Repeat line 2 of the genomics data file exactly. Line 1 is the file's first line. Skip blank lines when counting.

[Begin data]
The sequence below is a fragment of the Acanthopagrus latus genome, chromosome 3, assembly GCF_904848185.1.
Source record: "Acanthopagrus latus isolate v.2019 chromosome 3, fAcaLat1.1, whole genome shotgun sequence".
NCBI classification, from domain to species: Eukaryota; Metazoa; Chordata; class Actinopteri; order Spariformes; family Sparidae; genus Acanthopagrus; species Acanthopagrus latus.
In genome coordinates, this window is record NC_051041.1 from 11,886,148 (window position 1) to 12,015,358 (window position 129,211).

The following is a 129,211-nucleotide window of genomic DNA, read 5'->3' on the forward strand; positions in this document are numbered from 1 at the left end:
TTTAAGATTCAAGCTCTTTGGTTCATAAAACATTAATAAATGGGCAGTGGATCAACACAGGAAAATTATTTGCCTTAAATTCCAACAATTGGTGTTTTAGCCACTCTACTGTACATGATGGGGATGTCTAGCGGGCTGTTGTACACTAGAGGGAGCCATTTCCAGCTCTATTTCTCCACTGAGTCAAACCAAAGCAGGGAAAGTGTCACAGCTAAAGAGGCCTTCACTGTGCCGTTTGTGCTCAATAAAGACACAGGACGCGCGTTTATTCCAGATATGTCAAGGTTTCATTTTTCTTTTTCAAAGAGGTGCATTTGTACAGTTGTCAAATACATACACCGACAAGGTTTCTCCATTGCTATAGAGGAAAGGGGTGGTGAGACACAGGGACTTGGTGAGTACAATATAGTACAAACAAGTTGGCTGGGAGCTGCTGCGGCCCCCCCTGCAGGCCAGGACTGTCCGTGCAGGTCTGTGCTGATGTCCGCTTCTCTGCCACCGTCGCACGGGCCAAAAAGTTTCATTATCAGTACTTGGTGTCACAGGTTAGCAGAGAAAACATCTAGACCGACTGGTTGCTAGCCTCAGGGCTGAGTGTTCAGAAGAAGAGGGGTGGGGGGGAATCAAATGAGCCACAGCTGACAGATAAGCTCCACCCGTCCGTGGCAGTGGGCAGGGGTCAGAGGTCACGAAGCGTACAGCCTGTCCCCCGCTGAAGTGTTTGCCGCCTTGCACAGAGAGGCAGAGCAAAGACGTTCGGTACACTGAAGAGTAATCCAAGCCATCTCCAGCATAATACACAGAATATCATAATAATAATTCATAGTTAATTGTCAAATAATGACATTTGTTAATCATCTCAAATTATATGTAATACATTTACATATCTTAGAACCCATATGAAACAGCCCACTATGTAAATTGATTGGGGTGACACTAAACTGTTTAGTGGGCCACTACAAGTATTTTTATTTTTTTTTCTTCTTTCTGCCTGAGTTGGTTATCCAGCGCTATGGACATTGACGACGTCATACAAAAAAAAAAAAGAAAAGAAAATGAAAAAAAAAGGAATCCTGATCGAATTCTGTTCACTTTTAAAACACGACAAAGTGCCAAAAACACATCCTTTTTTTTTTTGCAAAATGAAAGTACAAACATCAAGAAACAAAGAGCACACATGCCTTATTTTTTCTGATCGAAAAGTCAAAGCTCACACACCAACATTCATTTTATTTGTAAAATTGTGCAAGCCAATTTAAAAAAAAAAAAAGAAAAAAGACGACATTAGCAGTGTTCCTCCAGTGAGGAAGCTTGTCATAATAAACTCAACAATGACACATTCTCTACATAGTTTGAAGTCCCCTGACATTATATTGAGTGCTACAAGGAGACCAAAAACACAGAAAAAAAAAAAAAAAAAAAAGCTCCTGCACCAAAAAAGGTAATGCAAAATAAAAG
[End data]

Source record: "Acanthopagrus latus isolate v.2019 chromosome 3, fAcaLat1.1, whole genome shotgun sequence".